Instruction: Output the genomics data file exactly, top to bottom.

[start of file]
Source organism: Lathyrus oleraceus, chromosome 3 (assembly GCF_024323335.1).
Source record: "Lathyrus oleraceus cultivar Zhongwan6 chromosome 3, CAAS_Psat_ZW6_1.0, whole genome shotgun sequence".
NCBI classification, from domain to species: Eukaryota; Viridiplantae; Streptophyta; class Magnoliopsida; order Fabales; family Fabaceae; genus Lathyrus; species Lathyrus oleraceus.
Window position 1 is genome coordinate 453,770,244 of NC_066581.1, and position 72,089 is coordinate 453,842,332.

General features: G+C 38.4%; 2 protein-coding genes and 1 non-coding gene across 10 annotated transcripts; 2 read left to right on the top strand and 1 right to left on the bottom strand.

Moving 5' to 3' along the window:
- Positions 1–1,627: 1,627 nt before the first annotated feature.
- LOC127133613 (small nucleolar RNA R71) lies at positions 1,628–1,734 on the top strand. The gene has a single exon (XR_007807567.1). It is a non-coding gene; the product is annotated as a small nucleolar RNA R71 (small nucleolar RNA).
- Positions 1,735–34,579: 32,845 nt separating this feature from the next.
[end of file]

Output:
Source organism: Lathyrus oleraceus, chromosome 3 (assembly GCF_024323335.1).
Source record: "Lathyrus oleraceus cultivar Zhongwan6 chromosome 3, CAAS_Psat_ZW6_1.0, whole genome shotgun sequence".
NCBI classification, from domain to species: Eukaryota; Viridiplantae; Streptophyta; class Magnoliopsida; order Fabales; family Fabaceae; genus Lathyrus; species Lathyrus oleraceus.
Window position 1 is genome coordinate 453,770,244 of NC_066581.1, and position 72,089 is coordinate 453,842,332.

General features: G+C 38.4%; 2 protein-coding genes and 1 non-coding gene across 10 annotated transcripts; 2 read left to right on the top strand and 1 right to left on the bottom strand.

Moving 5' to 3' along the window:
- Positions 1–1,627: 1,627 nt before the first annotated feature.
- LOC127133613 (small nucleolar RNA R71) lies at positions 1,628–1,734 on the top strand. The gene has a single exon (XR_007807567.1). It is a non-coding gene; the product is annotated as a small nucleolar RNA R71 (small nucleolar RNA).
- Positions 1,735–34,579: 32,845 nt separating this feature from the next.